The Old Lady and Curdie 229
the fire. Putting in her hand, she drew it out again, and held up the shining ball between her finger and thumb.
" I've got it now, you see," she said, coming back to the princess, " all ready for you when you want it."
Going to her cabinet, she laid it in the same drawer as before.
"And here is your ring," she added, taking it from the little finger of her left hand, and putting it on the forefinger of Irene's right hand.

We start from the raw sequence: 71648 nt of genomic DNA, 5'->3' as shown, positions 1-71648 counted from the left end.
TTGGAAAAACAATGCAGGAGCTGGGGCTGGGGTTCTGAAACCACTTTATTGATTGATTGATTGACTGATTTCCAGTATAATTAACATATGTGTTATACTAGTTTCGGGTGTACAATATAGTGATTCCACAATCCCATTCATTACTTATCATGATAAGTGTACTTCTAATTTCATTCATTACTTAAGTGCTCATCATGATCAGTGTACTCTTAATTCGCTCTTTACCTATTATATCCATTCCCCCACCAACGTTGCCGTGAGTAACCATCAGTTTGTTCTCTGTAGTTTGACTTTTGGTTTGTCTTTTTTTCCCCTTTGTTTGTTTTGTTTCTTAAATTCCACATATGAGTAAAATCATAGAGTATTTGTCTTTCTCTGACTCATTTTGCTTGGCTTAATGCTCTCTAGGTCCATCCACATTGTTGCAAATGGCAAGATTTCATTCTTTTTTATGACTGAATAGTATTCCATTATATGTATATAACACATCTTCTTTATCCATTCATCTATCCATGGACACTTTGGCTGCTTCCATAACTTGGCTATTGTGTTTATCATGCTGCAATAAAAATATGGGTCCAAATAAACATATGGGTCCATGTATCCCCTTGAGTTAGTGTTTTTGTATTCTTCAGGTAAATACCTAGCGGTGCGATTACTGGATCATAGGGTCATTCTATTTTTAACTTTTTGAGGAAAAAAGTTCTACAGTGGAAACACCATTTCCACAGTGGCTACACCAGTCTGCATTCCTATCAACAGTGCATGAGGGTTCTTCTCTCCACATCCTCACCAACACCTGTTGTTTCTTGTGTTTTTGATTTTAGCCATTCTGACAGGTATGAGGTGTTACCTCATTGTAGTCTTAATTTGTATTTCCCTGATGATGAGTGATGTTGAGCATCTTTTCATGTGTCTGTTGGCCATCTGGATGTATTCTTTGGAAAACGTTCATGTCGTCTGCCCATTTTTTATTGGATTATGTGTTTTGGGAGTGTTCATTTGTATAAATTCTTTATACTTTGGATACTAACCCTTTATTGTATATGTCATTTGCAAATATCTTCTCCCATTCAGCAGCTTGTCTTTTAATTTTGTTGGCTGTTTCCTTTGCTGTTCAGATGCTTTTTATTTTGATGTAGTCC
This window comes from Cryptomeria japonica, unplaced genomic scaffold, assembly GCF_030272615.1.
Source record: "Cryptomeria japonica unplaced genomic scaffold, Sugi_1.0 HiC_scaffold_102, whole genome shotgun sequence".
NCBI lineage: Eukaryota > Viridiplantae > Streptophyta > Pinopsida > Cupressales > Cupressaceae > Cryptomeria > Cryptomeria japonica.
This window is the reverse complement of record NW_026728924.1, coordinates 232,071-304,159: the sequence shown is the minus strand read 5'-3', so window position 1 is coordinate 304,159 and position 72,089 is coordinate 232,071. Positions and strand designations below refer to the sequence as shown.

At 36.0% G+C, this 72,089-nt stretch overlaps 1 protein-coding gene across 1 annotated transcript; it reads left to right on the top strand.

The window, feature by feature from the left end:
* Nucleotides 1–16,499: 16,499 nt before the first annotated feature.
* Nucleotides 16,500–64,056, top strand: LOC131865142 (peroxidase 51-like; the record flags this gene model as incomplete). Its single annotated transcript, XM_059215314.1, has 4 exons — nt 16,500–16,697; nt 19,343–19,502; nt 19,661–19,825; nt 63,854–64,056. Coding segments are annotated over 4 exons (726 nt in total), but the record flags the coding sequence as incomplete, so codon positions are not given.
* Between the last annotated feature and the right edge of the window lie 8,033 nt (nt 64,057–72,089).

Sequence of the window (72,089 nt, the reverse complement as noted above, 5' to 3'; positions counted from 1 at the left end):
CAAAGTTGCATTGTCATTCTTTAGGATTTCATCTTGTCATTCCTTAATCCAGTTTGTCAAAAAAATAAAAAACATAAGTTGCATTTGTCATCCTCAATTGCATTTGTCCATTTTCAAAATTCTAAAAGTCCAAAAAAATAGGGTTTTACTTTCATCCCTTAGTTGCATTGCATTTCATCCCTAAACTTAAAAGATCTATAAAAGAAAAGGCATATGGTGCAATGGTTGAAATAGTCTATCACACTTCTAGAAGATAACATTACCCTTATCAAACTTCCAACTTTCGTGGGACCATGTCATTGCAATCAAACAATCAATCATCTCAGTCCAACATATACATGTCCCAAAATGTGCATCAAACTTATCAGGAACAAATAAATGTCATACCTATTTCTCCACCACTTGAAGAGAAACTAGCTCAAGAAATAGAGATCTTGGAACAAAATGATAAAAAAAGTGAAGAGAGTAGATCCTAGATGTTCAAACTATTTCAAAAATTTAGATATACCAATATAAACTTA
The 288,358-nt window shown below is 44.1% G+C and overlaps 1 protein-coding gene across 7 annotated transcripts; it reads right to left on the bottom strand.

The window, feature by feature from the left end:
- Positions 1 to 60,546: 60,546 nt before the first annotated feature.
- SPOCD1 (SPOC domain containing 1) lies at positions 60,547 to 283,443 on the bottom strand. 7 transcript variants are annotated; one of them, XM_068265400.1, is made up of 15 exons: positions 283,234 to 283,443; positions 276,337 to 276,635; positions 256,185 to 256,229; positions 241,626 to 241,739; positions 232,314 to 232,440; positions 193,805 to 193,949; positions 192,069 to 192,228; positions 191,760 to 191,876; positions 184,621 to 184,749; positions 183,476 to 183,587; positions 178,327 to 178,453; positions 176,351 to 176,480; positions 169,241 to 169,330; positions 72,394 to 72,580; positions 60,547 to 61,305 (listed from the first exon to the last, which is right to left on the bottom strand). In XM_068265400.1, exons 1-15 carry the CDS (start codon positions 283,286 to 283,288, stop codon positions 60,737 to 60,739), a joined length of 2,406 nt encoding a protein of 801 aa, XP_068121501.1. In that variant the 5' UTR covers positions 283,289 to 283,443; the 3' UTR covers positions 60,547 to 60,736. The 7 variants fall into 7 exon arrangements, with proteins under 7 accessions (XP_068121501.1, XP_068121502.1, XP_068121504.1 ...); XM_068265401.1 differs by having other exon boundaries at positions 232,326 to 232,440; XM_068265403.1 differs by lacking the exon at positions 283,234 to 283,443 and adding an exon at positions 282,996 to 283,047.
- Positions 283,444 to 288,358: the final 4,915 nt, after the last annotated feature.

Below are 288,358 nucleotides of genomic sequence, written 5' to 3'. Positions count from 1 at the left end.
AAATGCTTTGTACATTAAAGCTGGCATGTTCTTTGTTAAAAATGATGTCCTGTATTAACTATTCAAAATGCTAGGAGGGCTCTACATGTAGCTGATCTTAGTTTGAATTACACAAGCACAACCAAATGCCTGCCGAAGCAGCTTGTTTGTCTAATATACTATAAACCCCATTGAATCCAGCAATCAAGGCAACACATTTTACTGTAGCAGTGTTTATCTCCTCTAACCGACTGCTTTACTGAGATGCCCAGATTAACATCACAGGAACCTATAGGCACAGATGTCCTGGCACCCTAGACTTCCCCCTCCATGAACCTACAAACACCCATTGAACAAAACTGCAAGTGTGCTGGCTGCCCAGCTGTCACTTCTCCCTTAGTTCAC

"Oh! thank you, grandmother. 1 feel so safe now!"
"You are very tired, my child," the lady went on. " Your hands are hurt with the stones, and I have counted nine bruises on you. Just look what you are like."
And she held up to her a little mirror which she had brought from the cabinet. The princess burst into a merry laugh at the sight. She was so draggled with the stream, and dirty with creeping through narrow places, that if she had seen the reflection without knowing it was a reflection, she would have taken herself for some gipsy child whose face was washed and hair combed about